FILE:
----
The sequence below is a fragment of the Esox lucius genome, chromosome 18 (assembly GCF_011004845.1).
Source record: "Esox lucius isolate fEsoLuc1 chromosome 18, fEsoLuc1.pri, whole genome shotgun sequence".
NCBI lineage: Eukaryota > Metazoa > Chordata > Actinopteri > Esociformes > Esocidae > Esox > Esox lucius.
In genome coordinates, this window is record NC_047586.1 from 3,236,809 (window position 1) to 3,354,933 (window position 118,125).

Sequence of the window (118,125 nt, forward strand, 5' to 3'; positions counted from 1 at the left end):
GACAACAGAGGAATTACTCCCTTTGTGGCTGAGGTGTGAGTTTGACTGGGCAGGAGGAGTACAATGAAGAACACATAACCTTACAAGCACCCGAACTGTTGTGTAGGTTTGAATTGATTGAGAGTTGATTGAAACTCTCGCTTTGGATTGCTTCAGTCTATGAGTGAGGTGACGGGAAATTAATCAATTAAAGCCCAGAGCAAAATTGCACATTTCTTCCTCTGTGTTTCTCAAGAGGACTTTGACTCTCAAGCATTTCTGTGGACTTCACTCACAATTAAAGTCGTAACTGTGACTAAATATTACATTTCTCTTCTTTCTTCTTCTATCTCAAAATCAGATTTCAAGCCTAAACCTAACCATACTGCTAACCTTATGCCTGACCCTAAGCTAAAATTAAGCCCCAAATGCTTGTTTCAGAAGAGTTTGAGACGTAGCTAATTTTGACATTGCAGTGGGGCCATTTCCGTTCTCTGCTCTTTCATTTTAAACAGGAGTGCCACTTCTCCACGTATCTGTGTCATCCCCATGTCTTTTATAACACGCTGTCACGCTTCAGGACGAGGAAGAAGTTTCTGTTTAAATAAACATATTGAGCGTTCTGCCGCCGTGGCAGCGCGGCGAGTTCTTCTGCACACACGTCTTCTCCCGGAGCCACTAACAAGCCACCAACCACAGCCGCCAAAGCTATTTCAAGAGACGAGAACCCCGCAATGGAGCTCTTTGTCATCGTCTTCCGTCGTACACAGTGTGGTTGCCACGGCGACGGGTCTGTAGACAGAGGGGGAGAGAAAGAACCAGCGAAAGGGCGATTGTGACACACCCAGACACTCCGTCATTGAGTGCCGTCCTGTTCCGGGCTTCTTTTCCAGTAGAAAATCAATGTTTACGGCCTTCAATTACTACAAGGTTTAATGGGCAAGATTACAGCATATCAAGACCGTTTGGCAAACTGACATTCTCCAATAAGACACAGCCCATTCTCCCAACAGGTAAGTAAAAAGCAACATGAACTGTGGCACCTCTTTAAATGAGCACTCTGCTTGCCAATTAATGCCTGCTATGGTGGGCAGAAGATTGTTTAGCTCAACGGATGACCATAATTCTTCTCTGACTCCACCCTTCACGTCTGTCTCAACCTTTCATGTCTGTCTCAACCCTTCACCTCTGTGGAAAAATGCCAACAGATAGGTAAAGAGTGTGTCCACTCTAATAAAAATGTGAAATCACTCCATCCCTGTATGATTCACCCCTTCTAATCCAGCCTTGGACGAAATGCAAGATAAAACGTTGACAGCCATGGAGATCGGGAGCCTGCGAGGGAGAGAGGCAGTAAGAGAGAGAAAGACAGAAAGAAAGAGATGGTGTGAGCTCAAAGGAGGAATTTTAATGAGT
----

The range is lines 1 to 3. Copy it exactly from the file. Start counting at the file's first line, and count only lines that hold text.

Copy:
The sequence below is a fragment of the Esox lucius genome, chromosome 18 (assembly GCF_011004845.1).
Source record: "Esox lucius isolate fEsoLuc1 chromosome 18, fEsoLuc1.pri, whole genome shotgun sequence".
NCBI lineage: Eukaryota > Metazoa > Chordata > Actinopteri > Esociformes > Esocidae > Esox > Esox lucius.